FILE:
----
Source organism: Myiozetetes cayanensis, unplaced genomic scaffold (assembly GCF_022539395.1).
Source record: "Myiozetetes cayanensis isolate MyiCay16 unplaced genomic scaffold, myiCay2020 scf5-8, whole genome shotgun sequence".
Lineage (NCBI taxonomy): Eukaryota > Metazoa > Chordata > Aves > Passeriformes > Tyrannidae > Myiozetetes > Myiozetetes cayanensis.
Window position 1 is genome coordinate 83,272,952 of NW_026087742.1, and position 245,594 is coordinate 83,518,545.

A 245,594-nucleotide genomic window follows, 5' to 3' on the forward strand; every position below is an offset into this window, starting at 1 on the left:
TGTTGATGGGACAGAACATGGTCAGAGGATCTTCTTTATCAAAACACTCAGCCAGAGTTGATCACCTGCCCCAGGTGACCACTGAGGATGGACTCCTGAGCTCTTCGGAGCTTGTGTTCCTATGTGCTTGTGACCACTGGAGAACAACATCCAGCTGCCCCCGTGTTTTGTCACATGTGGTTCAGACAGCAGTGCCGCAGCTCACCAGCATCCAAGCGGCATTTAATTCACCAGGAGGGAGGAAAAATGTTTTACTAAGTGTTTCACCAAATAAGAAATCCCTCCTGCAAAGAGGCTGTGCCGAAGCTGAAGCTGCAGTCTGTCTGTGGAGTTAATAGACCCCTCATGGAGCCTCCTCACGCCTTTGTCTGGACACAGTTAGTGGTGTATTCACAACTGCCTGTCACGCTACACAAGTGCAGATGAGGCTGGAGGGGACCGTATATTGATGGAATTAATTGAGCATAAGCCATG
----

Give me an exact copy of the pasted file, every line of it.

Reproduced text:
Source organism: Myiozetetes cayanensis, unplaced genomic scaffold (assembly GCF_022539395.1).
Source record: "Myiozetetes cayanensis isolate MyiCay16 unplaced genomic scaffold, myiCay2020 scf5-8, whole genome shotgun sequence".
Lineage (NCBI taxonomy): Eukaryota > Metazoa > Chordata > Aves > Passeriformes > Tyrannidae > Myiozetetes > Myiozetetes cayanensis.
Window position 1 is genome coordinate 83,272,952 of NW_026087742.1, and position 245,594 is coordinate 83,518,545.

A 245,594-nucleotide genomic window follows, 5' to 3' on the forward strand; every position below is an offset into this window, starting at 1 on the left:
TGTTGATGGGACAGAACATGGTCAGAGGATCTTCTTTATCAAAACACTCAGCCAGAGTTGATCACCTGCCCCAGGTGACCACTGAGGATGGACTCCTGAGCTCTTCGGAGCTTGTGTTCCTATGTGCTTGTGACCACTGGAGAACAACATCCAGCTGCCCCCGTGTTTTGTCACATGTGGTTCAGACAGCAGTGCCGCAGCTCACCAGCATCCAAGCGGCATTTAATTCACCAGGAGGGAGGAAAAATGTTTTACTAAGTGTTTCACCAAATAAGAAATCCCTCCTGCAAAGAGGCTGTGCCGAAGCTGAAGCTGCAGTCTGTCTGTGGAGTTAATAGACCCCTCATGGAGCCTCCTCACGCCTTTGTCTGGACACAGTTAGTGGTGTATTCACAACTGCCTGTCACGCTACACAAGTGCAGATGAGGCTGGAGGGGACCGTATATTGATGGAATTAATTGAGCATAAGCCATG